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So you are finally ready to be your own boss and make the leap from corporate employee to entrepreneur? There are some things to research. Some facts that will make the transition easier and a mindset to cultivate that will mean the difference between success and failure.

First, the hard part, the mindset. You must keep in mind that just because you are now the boss, it does not mean you will be sleeping later or taking more time off. In fact, you may be putting in more hours with your business than as an employee with your former company. Discipline is key when you get discouraged and "don't feel like going to work today." Do you have the drive to push yourself out of bed and into your office everyday, knowing that you are the only person to whom you have to report?

There are no paid vacations, sick days or holidays for you. If you do not work, you do not get paid. To be a successful entrepreneur you need to be extremely self-motivated. For example, if you become an entrepreneur driven solely by the desire to make a ton of money, then when money gets tight or your receivables get a little backlogged, you could get discouraged and decide not to go to work. Sometimes it is also tempting to go back to Corporate America believing that you are a failure. Tough it out! Successful people have failed time and time again. Read their biographies. Many have lost their fortunes more than once.

Now for the research part. It is important that you know your expenses each month. If you do a year-long breakdown and add in extra every month for incidentals, you will know just how expensive your life is. Make sure you figure in the reductions of a daily commute to the old job versus the new, especially if you have no further to travel than a few steps to your home office. Figure in lesser amounts for your office wardrobe too. You are your own boss, you can wear what you want. You don't think Bill Gates wears a suit and tie to work everyday do you? If you need help in consolidating your bills and clearing up old debt, check out advice columns online or order the $5.00 Pay Off Your Bills booklet from Lane Productions (410) 521-4077. Their system is an easy no-nonsense approach to getting rid of unnecessary debt.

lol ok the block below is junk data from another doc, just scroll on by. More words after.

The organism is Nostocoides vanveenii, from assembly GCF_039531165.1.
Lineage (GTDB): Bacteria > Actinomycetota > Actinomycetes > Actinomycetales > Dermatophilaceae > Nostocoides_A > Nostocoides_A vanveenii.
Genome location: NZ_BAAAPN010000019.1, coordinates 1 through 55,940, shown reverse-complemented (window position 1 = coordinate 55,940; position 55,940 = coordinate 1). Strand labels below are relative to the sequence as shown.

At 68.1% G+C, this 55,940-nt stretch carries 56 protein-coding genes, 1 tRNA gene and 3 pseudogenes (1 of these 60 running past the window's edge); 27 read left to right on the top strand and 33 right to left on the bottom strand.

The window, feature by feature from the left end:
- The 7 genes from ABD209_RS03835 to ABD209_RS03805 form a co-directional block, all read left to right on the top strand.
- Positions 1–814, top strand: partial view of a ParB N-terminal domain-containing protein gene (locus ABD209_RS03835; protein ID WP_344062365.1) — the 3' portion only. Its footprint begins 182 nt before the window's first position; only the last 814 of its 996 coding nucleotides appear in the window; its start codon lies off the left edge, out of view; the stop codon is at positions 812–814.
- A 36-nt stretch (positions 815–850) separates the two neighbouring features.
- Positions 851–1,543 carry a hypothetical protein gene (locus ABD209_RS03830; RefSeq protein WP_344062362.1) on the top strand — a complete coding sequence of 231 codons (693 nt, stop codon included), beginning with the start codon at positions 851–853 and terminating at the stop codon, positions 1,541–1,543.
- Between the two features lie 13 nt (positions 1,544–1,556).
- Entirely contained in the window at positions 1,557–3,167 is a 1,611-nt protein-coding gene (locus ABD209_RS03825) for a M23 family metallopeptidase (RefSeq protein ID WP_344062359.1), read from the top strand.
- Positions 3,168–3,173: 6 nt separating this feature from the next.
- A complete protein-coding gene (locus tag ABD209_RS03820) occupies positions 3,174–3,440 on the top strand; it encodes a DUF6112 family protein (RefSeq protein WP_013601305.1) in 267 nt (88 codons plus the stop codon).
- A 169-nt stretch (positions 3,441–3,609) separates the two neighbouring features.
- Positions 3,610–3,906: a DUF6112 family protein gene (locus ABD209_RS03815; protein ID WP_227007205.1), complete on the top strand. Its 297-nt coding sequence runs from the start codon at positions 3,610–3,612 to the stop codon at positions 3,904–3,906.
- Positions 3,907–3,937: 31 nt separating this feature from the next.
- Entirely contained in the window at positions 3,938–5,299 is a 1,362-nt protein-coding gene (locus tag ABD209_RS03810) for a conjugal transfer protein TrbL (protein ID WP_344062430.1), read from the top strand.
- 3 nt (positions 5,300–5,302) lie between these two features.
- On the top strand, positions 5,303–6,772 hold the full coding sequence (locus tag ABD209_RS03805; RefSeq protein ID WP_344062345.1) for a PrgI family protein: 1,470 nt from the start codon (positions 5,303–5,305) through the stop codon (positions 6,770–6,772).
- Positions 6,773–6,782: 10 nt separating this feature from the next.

The ideal scenario for quitting your corporate job would be to have six months worth of living expenses set aside. Failing that, try to have at least three months. If you just can't take it anymore and need to leave tomorrow or in the next five minutes, bite the bullet and do it. I did, five times and never once regretted it. I survived just fine, but then I lost most of my social life in the process and sacrificed a few years of financial security for the future in zeroed out savings accounts.

The last piece of the puzzle are the tax facts. You will need to add monthly expenses of health insurance (unless you are covered under someone else's policy), savings for quarterly tax deposits, social security and if you have employees, a whole host of other taxes and insurances. Get a good book on setting up your accounting system so that it meets your needs and the IRS's should you ever be audited. The good news about taxes is now that you own your own business, you have a lot of deductions that you are entitled to take. If you're going the small business route with yourself as the sole employee, taxes will be a lot easier and you can probably handle them yourself. When your tax booklet arrives in the mail, take some time going over the form and gather all the rest of the forms you will need (they seem to change the requirements every year). Throughout the year you will need to keep every receipt that is related to a business expense (supplies, entertainment, equipment, etc.) During the first year of your business, the cost of setting up your business is 100% deductible UP TO A CERTAIN DOLLAR AMOUNT. A year ago the limit was $17,000. That amount easily covers a computer and some chairs and desks. If you have a home office, you are also able to charge the home office rent for the space it takes up in your residence. You may also deduct a percentage of your heating and electric bills as office expenses. The key is keeping accurate and almost pristine records. This will give you piece of mind.

The rewards of working for yourself are great, the hassles are also many, however, if you have the will and desire to make it work in your life, and are determined not to go back to work for a company where you have very little say-so in your job, you will be a successful entrepreneur. Good luck!